From Gilbert and Gubar, The Madwoman in the Attic


We will find that this madwoman emerges over and over again from the mirrors women writers hold up both to their own natures and to their own visions of nature. Even the most apparently conservative and decorous women writers obsessively create fiercely independent characters who seek to destroy all the patriarchal structures which both their authors and their authors' heroines seem to accept as inevitable. Of course, by projecting their rebellious impulses not into their heroines but into mad or monstrous women (who are suitably punished in the course of the novel or poem), female authors dramatize their own self-division, their desire both to accept the structures of patriarchal society and to reject them. What this means, however, is that the madwoman in literature by women is not merely, as she might be in male literature, an antagonist or foil to the heroine. Rather, she is usually in some sense the author's double, an image of her own anxiety and rage. Indeed, much of the poetry and fiction written by women conjures up this mad creature so that female authors can come to terms with their own uniquely female feelings of fragmentation, their own keen sense of the discrepancies between what they are and what they are supposed to be.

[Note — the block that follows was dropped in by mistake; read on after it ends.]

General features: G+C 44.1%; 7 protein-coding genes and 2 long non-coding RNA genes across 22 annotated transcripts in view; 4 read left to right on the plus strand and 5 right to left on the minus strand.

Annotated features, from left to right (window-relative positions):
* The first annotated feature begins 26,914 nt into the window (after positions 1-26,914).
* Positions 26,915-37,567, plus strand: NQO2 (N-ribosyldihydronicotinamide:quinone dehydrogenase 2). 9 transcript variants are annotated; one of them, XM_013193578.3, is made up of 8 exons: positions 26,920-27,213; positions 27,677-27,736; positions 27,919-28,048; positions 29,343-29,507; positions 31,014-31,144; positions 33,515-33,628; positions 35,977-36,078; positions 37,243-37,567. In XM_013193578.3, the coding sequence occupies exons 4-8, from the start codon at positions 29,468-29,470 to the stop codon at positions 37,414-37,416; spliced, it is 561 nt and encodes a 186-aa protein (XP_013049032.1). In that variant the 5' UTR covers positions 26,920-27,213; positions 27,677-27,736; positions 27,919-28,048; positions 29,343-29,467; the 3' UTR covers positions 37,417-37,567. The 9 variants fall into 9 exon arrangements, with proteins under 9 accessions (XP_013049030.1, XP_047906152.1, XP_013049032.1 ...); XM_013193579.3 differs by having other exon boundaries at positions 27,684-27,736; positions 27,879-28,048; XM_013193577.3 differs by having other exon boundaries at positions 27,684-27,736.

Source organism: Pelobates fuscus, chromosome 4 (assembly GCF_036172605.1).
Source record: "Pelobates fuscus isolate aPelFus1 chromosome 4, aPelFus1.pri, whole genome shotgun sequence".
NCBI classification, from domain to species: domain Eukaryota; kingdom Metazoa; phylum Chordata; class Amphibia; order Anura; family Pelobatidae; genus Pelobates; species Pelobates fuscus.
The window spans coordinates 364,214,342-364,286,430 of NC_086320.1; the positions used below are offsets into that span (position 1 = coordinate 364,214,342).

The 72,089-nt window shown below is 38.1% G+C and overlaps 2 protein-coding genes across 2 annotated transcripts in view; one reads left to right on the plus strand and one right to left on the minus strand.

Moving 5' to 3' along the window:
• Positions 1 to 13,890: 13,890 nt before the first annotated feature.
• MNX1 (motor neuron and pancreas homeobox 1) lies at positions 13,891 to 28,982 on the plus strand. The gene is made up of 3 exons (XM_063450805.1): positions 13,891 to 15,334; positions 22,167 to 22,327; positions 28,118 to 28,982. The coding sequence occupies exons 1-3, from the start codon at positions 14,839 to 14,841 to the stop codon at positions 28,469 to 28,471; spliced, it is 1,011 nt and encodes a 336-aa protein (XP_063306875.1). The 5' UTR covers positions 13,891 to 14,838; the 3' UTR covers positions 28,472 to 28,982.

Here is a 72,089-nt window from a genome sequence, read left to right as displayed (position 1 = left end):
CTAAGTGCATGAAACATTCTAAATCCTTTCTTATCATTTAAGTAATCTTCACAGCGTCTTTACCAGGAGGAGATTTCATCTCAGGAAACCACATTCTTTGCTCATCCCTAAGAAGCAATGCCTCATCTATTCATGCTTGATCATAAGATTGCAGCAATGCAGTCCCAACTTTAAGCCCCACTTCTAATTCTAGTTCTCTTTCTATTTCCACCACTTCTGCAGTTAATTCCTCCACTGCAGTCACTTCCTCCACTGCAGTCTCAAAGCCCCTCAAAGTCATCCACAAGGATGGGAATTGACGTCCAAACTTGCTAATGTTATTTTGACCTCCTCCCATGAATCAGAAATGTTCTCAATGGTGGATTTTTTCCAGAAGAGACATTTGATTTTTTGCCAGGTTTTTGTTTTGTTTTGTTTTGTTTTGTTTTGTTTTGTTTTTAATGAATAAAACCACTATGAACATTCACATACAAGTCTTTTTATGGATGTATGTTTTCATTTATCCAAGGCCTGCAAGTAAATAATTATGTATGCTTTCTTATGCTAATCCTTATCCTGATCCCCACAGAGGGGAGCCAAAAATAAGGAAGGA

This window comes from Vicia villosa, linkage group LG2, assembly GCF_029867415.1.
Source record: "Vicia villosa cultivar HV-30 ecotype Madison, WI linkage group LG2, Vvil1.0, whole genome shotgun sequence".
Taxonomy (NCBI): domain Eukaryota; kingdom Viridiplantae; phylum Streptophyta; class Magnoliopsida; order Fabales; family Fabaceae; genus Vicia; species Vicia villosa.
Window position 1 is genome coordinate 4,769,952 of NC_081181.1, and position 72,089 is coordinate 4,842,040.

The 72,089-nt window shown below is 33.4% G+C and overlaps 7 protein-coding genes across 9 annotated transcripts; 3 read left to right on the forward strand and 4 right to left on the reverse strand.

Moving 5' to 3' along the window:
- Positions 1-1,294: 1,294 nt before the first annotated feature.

We shall see, then, that the mad double is as crucial to the aggressively sane novels of Jane Austen and George Eliot as she is in the more obviously rebellious stories told by Charlotte and Emily Bronte. Both gothic and anti-gothic writers represent themselves as split like Emily Dickinson between the elected nun and the damned witch, or like Mary Shelley between the noble, censorious scientist and his enraged, childish monster.  In fact, so important is this female schizophrenia of authorship that, as we hope to show, it links these nineteenth-century writers with such twentieth-century descendants as Virginia Woolf….Doris Lessing….and Sylvia Plath.